First Aid for Pets: Treating Cuts, Burns, Poisoning and Fractures

When an emergency strikes your pet, knowing how to administer basic first aid can make the difference between a good outcome and heartbreak.

| February/March 1995

  • pet first aid
    A frightened or sick pet can bite. Even a makeshift muzzle will do if there is any question about an animal biting.

  • pet first aid

While I hope you never have to use this information, I feel obligated to give you a few tips on how to handle an animal emergency. Accidents happen despite our best intentions and knowing basic first aid is a definite plus when they occur. The steps you take at home before the veterinarian arrives or before you are able to reach one may not only alleviate pain and calm a distressed animal, they can prevent further injury to your animal and those assisting.

The Basics of Pet First Aid

Needless to say, in any emergency situation, you have to think of your safety as well as your animal's. If the animal you are assisting is not your own, try to first get information about its rabies vaccination status. Be wary of reaching for the animal spontaneously if this is uncertain. It may bite out of anxiety and fear—especially if it is in pain or shock. Try to stay away from the head of the animal. If you cannot avoid being close to the mouth, put a temporary muzzle on before handling and make sure the nose is left uncovered. Horses and cattle will paw or kick when they are frightened. Attempt to remain as close as possible to a horse's body to avoid a full powered swing. Cattle prefer that you stand around their back end rather than near their heads.

In an emergency, remember the algorithm ABC. A means Airway: make sure an animal can breathe freely. Clean any vomit or saliva away from the mouth. If the mouth is injured, make sure the nose is clear and vice versa. Horses and cattle cannot breathe through their mouths for lengthy periods, so clearing foreign material from around their nose is very important. B means Breathing; find out if the animal is taking respirations. You can give mouth-to-nose artificial ventilation by cupping your hands around the animal's snout and exhaling into the cupped area once every two or three seconds. Animals that are not respiring will have very deep red colored mucous membranes that appear blue at times. C means the Cardiac system: to take an animal's pulse, feel around the heart first. The heart in most domestic animals is located on the chest under the elbow. If you do not feel a pulse, start compressing the chest in this area at a rate of once every second.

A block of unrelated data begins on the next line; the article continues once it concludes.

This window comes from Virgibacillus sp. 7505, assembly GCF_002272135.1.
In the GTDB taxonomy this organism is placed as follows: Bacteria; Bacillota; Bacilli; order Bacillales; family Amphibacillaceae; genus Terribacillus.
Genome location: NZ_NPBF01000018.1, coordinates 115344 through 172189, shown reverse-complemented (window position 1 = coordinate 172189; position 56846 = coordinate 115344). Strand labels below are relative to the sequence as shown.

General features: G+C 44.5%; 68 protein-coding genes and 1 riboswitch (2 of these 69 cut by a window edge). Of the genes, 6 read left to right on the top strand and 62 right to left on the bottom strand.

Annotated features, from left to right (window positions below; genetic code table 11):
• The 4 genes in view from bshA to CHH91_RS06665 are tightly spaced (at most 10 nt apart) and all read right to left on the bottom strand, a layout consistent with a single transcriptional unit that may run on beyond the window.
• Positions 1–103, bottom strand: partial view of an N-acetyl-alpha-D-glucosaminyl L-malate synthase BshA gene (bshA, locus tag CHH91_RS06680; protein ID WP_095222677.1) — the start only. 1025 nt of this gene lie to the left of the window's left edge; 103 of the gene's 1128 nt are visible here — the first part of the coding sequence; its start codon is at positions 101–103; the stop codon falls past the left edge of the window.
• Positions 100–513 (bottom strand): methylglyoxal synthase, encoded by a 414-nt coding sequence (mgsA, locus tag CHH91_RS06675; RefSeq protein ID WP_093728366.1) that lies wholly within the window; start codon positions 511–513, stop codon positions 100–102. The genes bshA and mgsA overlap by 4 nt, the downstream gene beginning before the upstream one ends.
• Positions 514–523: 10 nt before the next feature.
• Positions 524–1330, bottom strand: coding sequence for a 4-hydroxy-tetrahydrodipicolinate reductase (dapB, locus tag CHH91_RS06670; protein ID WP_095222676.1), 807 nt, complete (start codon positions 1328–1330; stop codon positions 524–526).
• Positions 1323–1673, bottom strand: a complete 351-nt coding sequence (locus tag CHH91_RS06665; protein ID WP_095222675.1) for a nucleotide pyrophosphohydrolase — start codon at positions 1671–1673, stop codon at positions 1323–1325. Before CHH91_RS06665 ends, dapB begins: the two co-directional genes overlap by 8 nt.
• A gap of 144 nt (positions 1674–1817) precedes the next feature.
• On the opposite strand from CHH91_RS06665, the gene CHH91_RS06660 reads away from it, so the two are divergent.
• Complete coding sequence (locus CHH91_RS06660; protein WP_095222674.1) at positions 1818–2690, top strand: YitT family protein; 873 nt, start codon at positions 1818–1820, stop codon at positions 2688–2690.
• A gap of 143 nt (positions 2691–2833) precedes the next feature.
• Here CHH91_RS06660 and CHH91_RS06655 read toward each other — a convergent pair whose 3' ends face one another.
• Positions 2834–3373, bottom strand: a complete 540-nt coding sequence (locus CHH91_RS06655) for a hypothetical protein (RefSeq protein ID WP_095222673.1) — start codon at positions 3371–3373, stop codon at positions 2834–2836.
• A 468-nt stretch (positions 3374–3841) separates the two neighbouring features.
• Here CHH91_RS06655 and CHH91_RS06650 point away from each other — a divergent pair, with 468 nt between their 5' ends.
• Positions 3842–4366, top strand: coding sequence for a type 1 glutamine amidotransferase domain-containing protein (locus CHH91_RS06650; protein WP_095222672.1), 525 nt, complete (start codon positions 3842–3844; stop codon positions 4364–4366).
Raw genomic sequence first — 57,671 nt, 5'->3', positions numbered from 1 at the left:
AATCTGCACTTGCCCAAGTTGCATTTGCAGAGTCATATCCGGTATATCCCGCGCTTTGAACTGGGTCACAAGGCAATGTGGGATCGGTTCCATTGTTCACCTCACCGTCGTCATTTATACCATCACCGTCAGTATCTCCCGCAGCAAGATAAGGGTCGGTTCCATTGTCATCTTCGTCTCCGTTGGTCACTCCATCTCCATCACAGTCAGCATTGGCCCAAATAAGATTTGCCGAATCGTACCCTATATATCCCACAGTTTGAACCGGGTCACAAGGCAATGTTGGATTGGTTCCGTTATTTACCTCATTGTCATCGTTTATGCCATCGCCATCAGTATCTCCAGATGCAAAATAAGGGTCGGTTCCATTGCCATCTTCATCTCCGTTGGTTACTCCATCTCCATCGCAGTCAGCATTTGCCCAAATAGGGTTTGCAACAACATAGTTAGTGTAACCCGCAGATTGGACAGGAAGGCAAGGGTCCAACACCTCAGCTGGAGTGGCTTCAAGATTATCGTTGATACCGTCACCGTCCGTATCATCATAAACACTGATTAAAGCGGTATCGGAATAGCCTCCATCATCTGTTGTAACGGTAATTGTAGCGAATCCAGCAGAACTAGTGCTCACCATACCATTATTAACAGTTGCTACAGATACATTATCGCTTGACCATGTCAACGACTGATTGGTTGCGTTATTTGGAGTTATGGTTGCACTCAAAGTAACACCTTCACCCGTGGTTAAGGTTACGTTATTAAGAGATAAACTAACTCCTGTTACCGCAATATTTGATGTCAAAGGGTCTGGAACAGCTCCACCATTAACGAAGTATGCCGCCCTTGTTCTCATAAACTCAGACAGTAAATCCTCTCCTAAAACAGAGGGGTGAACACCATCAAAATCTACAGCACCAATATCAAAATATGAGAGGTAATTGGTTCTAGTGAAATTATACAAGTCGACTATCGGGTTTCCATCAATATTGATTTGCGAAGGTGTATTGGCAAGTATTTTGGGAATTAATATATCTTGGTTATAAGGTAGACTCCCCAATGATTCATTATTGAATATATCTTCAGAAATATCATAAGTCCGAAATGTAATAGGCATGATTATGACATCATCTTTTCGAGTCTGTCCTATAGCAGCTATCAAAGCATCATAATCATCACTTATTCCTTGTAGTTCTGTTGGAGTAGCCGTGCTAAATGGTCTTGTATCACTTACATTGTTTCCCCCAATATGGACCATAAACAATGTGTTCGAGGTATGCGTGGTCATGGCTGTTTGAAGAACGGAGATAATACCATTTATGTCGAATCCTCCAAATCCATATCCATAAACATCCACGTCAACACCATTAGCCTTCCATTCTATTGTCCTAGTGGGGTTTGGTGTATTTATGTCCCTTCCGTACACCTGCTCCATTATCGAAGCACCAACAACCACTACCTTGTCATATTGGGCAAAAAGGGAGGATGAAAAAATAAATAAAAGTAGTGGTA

Animals are usually in a state of shock after an accident. Shock refers to the fact that the vital organs are not receiving enough blood and oxygen. Signs of shock include pale mucous membranes, racing pulse, fast breathing, and loss of consciousness. Make sure the animal is resting comfortably on a stable surface and getting plenty of fresh air. Medical treatment such as intravenous fluids and drugs that treat the circulation are necessary: get to your veterinarian's office quickly.

Treating Cuts
Lacerations are common injuries in accidents. Injuries of the chest or over the ribs should be treated immediately. Any laceration—these in particular—should be covered with a clean cloth or compress. Those lacerations over the chest and abdomen should be further covered with an elastic bandage or wrap as well: if air enters the chest or abdomen via one of these penetrating wounds, the results could be devastating. Lacerations and bone protrusions should also be covered, but there is rarely the need for a tourniquet. In fact, they can worsen injuries to the feet and legs. Horses with limb injuries benefit from a leg wrap typical of that used for shipping purposes.

Suspect a bone fracture or dislocation if you hear cracking noises or bone movement or if there is limping, swelling, or change of shape (buckling) near the injury. You may want to stabilize it with a temporary splint. Heavy towels or rolled up blankets make great splints if applied like a normal Ace bandage, with masking tape applied to the outermost wrap. These injuries usually need to be treated through casting or surgery.


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